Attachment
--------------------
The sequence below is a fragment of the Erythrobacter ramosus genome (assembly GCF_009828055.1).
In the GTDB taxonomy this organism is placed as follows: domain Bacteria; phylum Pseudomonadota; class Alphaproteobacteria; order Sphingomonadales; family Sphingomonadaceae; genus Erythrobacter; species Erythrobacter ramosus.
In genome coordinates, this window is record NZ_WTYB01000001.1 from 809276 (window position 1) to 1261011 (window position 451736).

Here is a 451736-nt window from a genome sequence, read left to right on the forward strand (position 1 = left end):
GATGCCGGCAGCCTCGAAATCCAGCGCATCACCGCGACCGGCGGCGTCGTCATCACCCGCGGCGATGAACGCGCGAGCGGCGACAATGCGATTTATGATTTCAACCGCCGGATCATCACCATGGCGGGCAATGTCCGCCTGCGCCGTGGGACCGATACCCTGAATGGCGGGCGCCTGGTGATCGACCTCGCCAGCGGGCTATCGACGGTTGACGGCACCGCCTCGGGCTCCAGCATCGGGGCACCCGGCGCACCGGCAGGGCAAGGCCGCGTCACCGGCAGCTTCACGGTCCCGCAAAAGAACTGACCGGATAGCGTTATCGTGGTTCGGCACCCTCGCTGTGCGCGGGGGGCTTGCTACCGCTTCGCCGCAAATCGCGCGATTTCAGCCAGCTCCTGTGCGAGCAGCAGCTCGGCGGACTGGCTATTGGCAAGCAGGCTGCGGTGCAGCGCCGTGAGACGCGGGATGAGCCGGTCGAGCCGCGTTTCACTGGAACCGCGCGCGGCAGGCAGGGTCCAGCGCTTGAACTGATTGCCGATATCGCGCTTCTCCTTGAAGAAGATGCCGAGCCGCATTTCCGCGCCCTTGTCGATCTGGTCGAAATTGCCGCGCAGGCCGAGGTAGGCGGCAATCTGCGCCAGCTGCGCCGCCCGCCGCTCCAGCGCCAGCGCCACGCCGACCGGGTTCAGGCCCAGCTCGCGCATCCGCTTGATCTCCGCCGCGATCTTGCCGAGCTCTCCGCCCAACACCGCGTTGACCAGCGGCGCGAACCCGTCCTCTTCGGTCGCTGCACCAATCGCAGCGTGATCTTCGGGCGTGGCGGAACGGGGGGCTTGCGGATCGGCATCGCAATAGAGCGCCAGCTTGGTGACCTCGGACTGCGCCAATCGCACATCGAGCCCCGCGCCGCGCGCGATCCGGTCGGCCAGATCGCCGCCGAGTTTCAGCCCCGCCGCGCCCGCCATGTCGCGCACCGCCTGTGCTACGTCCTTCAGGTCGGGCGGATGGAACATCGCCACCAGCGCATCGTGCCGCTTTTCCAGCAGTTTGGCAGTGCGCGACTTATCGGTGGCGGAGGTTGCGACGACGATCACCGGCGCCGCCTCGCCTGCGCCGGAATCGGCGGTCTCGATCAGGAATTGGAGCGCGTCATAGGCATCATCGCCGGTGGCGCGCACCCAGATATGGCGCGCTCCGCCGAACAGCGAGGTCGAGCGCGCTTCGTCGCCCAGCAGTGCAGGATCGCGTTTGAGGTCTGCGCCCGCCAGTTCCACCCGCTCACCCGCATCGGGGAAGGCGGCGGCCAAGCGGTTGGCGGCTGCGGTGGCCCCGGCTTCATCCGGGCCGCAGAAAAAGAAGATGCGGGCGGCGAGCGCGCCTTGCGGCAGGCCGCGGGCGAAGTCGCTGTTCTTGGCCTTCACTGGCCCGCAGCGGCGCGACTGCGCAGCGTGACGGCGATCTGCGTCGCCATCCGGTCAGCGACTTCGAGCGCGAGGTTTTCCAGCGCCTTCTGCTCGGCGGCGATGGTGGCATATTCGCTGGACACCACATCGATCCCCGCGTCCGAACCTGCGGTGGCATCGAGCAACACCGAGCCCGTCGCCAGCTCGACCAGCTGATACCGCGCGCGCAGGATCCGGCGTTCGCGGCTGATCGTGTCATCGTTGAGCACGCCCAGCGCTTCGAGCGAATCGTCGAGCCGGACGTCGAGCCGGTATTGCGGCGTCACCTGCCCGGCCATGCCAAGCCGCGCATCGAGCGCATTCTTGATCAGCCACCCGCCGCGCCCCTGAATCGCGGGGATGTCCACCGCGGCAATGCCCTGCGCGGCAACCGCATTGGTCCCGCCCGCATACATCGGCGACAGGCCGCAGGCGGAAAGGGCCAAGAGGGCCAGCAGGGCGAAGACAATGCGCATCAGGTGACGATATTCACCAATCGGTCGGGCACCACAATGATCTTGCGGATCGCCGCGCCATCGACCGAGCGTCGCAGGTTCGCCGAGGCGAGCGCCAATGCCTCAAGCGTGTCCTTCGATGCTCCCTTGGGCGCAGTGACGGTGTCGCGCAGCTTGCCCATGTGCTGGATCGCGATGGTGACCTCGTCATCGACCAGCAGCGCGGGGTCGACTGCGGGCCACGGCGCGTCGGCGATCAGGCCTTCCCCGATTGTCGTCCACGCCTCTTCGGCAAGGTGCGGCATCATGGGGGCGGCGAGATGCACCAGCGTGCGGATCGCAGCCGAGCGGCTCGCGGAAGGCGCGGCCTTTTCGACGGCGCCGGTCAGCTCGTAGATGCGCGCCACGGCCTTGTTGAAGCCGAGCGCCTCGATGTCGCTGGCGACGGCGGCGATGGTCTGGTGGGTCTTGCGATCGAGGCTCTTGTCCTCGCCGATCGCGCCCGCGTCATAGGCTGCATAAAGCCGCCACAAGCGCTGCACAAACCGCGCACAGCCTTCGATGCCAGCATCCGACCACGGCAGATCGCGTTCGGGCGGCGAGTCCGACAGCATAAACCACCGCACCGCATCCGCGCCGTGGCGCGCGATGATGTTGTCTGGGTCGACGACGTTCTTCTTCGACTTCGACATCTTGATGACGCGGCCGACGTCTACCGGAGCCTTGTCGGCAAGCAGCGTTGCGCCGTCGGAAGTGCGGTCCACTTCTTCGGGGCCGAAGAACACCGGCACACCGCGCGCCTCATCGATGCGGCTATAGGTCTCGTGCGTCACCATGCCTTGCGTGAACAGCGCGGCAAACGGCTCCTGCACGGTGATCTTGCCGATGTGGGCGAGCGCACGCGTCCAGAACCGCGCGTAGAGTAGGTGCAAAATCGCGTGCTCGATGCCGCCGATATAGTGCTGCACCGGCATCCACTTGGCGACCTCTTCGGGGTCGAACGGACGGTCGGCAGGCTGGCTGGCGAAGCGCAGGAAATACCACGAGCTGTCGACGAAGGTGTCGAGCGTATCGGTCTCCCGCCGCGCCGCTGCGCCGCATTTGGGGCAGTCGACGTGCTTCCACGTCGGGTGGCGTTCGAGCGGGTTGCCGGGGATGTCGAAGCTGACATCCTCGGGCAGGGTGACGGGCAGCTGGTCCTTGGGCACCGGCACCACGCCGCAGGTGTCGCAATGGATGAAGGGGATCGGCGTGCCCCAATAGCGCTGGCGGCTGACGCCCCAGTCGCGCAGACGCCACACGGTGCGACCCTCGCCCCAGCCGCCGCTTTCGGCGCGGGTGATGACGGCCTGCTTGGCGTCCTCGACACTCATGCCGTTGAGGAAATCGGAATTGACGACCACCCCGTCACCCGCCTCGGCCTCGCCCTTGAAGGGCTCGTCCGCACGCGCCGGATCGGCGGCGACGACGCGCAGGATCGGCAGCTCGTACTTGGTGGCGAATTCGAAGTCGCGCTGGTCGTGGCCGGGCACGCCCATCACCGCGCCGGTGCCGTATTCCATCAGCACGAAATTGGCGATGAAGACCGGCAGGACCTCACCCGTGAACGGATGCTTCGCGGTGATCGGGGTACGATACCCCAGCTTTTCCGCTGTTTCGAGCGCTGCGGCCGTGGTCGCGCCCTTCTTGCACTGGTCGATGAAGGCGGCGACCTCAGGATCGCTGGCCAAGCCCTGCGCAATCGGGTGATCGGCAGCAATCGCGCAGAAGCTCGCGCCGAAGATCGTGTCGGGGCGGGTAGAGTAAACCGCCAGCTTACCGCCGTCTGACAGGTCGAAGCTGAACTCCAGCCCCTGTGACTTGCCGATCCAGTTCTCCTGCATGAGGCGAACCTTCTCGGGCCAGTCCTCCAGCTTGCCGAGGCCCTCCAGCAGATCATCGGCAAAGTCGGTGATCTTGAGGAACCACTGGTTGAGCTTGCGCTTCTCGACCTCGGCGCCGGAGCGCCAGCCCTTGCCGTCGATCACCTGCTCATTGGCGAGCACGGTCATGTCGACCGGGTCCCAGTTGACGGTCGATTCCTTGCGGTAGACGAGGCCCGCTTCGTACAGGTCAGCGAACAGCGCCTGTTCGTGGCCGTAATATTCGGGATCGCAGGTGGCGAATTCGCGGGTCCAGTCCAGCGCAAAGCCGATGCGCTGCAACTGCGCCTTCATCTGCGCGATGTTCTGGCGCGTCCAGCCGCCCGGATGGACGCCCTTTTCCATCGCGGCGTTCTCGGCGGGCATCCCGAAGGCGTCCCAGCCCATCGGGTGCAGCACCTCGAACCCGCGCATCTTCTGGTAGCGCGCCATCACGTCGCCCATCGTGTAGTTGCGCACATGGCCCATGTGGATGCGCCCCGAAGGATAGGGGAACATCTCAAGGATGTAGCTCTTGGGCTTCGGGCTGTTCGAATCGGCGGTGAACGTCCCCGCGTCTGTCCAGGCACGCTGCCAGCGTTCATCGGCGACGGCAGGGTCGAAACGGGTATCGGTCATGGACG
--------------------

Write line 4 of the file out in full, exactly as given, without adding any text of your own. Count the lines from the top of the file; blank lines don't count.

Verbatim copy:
Here is a 451736-nt window from a genome sequence, read left to right on the forward strand (position 1 = left end):